Trump’s post-election speech in Phoenix
Republican presidential nominee Donald Trump is scheduled to deliver a major address in downtown Phoenix on Wednesday, Aug. 31. His speech, a day after the Arizona Primary Election, is expected to be two-pronged, focusing on both “post-primary unity,” and illegal immigration policies under a Trump administration. As a border state Arizona has long been the acknowledged major portal for smuggled people from myriad countries and illicit contraband, including drugs that make their way into our neighborhoods.
Arizona Republicans are eager to hear Donald Trump address their concerns. The “unity” aspect should be interesting since showboater Jeff Flake has publicly stated that “Trump can’t win and shouldn’t win.” Facing a tough election, John McCain, has remained somewhat more circumspect.
The influence of vice presidential nominee Mike Pence and newly appointed campaign manager Kellyanne Conway appears to have made it increasingly unclear where Trump stands on the issue that moved him to the front of the 17-candidate pack — leaving his spokeswoman Katrina Pierson to stammer, “He hasn’t changed his position on immigration. He’s changed the words that he is saying.”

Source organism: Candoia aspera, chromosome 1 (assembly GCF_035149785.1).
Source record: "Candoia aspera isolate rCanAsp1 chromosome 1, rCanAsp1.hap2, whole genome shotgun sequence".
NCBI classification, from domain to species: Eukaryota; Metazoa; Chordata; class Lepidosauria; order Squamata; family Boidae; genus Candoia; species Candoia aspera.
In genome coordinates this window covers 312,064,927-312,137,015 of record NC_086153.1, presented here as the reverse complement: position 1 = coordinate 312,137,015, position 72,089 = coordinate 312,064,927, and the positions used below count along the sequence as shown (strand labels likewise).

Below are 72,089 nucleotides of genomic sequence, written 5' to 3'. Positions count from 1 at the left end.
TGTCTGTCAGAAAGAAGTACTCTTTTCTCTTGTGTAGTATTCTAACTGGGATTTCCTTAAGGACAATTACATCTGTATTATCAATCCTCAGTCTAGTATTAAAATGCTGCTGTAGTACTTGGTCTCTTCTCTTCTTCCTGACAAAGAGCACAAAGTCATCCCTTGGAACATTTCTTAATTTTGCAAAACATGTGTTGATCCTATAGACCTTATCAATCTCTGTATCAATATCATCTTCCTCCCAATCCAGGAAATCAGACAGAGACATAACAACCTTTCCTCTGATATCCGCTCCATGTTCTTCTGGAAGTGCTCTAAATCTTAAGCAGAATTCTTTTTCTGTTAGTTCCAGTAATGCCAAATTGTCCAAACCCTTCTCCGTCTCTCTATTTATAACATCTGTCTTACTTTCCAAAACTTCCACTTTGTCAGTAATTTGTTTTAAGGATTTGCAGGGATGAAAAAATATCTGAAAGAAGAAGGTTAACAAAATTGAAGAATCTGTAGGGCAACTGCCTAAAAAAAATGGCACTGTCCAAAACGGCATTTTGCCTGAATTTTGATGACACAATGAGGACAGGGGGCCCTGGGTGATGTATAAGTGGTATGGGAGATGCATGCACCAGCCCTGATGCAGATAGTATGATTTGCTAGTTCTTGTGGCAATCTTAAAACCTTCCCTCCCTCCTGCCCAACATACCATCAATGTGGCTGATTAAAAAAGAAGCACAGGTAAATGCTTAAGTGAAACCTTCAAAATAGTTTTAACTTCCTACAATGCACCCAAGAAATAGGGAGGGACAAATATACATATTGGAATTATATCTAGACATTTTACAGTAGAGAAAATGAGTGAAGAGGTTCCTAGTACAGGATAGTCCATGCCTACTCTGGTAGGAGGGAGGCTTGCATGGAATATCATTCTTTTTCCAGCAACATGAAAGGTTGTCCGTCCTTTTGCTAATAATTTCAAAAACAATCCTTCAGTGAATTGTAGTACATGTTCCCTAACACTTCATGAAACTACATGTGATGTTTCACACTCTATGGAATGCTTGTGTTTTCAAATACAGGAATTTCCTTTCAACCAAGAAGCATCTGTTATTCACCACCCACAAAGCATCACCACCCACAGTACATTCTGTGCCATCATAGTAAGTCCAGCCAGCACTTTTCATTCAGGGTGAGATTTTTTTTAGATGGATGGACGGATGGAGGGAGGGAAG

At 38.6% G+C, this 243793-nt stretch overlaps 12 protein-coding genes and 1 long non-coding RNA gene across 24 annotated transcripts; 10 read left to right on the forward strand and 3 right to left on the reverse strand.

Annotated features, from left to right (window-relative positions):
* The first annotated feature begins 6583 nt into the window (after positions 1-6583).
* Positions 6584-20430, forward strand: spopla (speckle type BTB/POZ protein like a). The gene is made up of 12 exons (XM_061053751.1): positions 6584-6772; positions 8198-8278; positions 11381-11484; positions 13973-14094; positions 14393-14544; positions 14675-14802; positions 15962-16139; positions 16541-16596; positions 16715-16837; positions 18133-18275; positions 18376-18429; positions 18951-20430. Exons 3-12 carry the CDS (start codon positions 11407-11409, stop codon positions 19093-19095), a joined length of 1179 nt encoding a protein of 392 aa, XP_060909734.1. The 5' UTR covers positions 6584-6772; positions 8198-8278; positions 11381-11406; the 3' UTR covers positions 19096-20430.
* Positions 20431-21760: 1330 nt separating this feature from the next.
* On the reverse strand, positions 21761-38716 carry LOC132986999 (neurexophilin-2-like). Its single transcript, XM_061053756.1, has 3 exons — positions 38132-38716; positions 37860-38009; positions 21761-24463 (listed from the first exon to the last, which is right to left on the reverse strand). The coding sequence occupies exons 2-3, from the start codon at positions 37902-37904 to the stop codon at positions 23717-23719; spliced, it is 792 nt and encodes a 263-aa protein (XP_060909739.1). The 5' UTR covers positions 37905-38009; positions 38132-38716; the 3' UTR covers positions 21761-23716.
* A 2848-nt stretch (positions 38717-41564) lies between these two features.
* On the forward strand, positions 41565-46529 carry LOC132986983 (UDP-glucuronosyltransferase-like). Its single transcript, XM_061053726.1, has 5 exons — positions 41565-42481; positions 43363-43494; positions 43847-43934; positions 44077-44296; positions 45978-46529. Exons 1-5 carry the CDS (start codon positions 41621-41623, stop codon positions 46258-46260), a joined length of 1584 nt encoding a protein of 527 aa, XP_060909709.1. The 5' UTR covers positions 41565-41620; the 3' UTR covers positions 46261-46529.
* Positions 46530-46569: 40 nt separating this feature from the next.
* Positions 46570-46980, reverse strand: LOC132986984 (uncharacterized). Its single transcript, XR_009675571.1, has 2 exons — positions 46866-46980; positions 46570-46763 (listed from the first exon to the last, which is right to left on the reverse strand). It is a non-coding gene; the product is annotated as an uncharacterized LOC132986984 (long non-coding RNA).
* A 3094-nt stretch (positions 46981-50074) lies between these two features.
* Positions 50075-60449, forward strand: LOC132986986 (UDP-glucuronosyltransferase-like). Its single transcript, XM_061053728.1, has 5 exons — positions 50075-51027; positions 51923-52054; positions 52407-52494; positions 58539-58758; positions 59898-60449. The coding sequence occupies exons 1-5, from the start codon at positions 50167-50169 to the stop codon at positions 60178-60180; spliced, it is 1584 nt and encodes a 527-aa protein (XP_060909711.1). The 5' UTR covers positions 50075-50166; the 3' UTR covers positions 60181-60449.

Conservatives can’t afford to lose sight of the full-circle fact that in 2014 Kellyanne Conway, who previously worked with then-Congressman Mike Pence, made the case to Republicans that the party should embrace a comprehensive immigration bill and legal status for illegals, blandly referred to as “undocumented immigrants.” Conrad, a strategist and pollster, signed on to this FWD.us memo that concluded, among other items, that “Americans overwhelmingly believe the immigration system in the country is broken and that Congress should take immediate action to fix it. “ In fact, America’s generous legal immigration system is not “broken” at all. Only the will to enforce it is. FWD.us is a construct of liberal billionaire Mark Zuckerberg, pushing the fallacy that “we are a nation of immigrants.” In fact, we are a nation of citizens.
On a related note, it’s good to see Immigration Counters back online. The go-to source for more reliable numbers than the stagnant 10 – 11 million we have been told are in our country illegally for the past decade. The absurd undercounts don’t reflect births or additional people stealthily crossing into the United States on a daily basis.